What plant is this? I stare at the green blob in the photo, frustrated that the cell phone camera focused on the fence in back rather than the leaves in front. Is it a shrub or a tree? How can I possibly identify it if I can’t even see it?
What will this seedling grow into? Is it a weed? There are two cotyledons and two true leaves, and they look like every other seedling in my book.
Straining at my computer screen, I try to determine if the leaf scars meet across the stem. Unfortunately, I can’t really see the stem because it’s hidden behind the foliage. So much for using a key!
But there are rewards as well. I can’t help feeling competent (and perhaps a bit too superior) when I look at a picture and immediately know what the answer is.
I’ve discovered new plants, such as strawberry spinach and Yellow Globe Cornflower. I’ve learned that catalpas and maples (and many other trees) can get vermicillium wilt—I thought it just infected peppers, tomatoes and strawberries!
And I’m working with a team of incredibly nice plant people who really know their stuff. They’re teaching me so much!
You may have already heard of Garden Compass. It’s an app that (so far) only runs on Apple products—the iPhone and iPod. (I have an android phone, so I was clueless.) The idea is that you take a picture of a plant and send it to Garden Compass. You can ask to have it identified or ask about a problem such as an insect pest or disease. The all-knowing plant people at Garden Compass answer your question and post the answer where you can get it online. It’s such a great idea that the company is growing like bindweed in midsummer!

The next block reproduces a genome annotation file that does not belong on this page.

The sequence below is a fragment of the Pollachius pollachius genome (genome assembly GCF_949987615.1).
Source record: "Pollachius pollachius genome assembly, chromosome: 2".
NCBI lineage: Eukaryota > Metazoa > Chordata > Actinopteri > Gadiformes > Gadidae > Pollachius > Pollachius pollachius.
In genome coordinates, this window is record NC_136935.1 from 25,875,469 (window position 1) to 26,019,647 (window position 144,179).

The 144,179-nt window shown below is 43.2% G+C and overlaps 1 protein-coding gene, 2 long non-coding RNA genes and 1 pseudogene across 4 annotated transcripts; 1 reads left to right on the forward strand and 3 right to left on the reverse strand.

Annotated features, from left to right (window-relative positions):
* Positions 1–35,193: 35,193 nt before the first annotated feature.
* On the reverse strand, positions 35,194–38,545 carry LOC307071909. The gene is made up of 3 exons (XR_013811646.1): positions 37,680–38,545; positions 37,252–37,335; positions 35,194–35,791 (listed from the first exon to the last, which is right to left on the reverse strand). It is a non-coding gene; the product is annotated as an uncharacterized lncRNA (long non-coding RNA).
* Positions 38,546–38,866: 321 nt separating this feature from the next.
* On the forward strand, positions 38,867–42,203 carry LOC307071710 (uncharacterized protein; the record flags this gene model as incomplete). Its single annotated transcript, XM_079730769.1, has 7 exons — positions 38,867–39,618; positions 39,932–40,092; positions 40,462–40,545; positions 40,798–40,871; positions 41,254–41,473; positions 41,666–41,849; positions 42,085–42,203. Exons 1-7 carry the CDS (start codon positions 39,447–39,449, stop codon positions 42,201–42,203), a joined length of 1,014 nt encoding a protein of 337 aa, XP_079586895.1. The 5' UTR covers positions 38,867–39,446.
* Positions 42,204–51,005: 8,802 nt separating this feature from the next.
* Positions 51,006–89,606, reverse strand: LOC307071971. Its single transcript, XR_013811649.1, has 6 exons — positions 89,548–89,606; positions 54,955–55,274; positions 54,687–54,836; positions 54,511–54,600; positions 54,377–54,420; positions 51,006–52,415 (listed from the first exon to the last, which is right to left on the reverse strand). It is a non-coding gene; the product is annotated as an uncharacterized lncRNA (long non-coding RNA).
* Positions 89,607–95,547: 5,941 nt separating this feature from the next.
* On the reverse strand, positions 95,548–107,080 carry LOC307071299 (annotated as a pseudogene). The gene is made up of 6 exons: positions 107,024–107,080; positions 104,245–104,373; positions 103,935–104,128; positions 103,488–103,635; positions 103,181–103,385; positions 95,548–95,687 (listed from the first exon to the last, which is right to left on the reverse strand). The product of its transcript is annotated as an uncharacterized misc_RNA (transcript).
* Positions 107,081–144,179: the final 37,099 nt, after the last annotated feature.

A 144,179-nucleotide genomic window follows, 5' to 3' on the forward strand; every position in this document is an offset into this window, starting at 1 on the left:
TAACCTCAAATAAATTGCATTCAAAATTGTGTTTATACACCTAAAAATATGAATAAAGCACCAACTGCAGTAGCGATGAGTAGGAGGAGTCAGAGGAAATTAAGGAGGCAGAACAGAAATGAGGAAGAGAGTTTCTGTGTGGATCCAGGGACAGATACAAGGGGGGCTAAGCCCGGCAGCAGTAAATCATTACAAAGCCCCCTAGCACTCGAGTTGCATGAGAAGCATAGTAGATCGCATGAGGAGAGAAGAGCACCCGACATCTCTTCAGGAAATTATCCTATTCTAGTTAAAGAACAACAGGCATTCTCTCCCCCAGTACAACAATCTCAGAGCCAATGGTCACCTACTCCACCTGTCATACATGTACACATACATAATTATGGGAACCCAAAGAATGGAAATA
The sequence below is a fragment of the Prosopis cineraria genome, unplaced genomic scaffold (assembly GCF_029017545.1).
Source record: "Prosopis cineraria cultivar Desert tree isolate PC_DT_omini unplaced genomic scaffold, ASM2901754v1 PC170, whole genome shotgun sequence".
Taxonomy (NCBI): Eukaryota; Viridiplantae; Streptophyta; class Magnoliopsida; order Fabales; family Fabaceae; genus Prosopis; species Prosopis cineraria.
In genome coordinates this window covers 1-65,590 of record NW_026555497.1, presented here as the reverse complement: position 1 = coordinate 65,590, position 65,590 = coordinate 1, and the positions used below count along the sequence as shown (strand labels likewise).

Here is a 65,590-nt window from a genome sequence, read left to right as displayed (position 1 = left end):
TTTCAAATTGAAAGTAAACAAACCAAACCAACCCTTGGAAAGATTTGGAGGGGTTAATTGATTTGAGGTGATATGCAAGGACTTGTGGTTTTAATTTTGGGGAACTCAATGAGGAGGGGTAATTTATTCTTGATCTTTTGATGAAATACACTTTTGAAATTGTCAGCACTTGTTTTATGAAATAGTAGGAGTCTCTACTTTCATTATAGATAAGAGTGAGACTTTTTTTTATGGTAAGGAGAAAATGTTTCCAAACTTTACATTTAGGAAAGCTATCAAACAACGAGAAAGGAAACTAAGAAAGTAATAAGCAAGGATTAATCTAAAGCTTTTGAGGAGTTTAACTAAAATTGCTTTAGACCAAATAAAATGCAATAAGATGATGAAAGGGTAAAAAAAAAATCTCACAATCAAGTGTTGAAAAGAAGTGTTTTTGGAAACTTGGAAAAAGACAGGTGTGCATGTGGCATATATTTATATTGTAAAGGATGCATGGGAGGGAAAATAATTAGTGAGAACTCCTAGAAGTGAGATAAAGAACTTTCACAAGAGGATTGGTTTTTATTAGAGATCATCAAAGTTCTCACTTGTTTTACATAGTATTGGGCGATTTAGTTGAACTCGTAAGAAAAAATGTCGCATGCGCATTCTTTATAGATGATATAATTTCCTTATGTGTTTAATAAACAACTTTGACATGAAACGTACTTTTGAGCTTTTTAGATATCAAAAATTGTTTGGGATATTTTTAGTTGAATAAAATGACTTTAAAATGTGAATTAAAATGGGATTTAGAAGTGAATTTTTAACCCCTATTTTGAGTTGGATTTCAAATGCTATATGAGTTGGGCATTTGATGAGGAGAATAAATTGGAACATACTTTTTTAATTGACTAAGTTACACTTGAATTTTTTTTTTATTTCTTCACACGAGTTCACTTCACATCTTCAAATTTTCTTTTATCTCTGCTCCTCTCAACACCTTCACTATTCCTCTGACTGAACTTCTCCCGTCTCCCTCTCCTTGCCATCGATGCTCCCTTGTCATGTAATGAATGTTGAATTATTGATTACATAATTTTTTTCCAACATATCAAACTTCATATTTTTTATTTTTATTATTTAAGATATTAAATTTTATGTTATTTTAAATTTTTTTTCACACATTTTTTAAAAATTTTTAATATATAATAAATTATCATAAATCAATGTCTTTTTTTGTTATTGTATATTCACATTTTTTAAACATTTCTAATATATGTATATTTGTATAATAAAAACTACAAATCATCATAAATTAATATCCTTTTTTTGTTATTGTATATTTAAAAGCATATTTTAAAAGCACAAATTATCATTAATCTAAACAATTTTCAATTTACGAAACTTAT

What does this have to do with me? I’m not an all-knowing plant person!
Well, a friend of mine has been one of their consultants, specializing in the Rocky Mountain region. Her work load finally increased to the point where she needed help—and she recommended me! So now I get paid to answer plant-related questions about our part of the world. I guess I’m at least a know-something plant person.
My most interesting question to date involved huge white galls on the undersides of some grape leaves. A bit of research turned up the culprit—an aphid-like insect that normally live underground where they eat the roots, but crawls up the stem to pupate in leaf galls. Fascinating!
Sometimes I’m surprised by how little people know about plants. I’ve been asked to identify delphiniums (left), petunias, and even a pink rose! Or someone will buy a landscaped house and want to know what’s growing in their new yard. I can understand that—during my first summer in Colorado I carefully cultivated ragweed, thinking it was an unfamiliar flower. Then it bloomed.
While the app is supposed to be about cultivated plants, we seem to have a lot of hikers who want to put a label on every alpine wildflower, no matter how small. My field guides are getting a workout.
So, not just in the interest of job security, but also because it’s a great app that consistently gets 5-star ratings, please go check out Garden Compass. It’s free. Maybe soon I’ll be identifying your plants.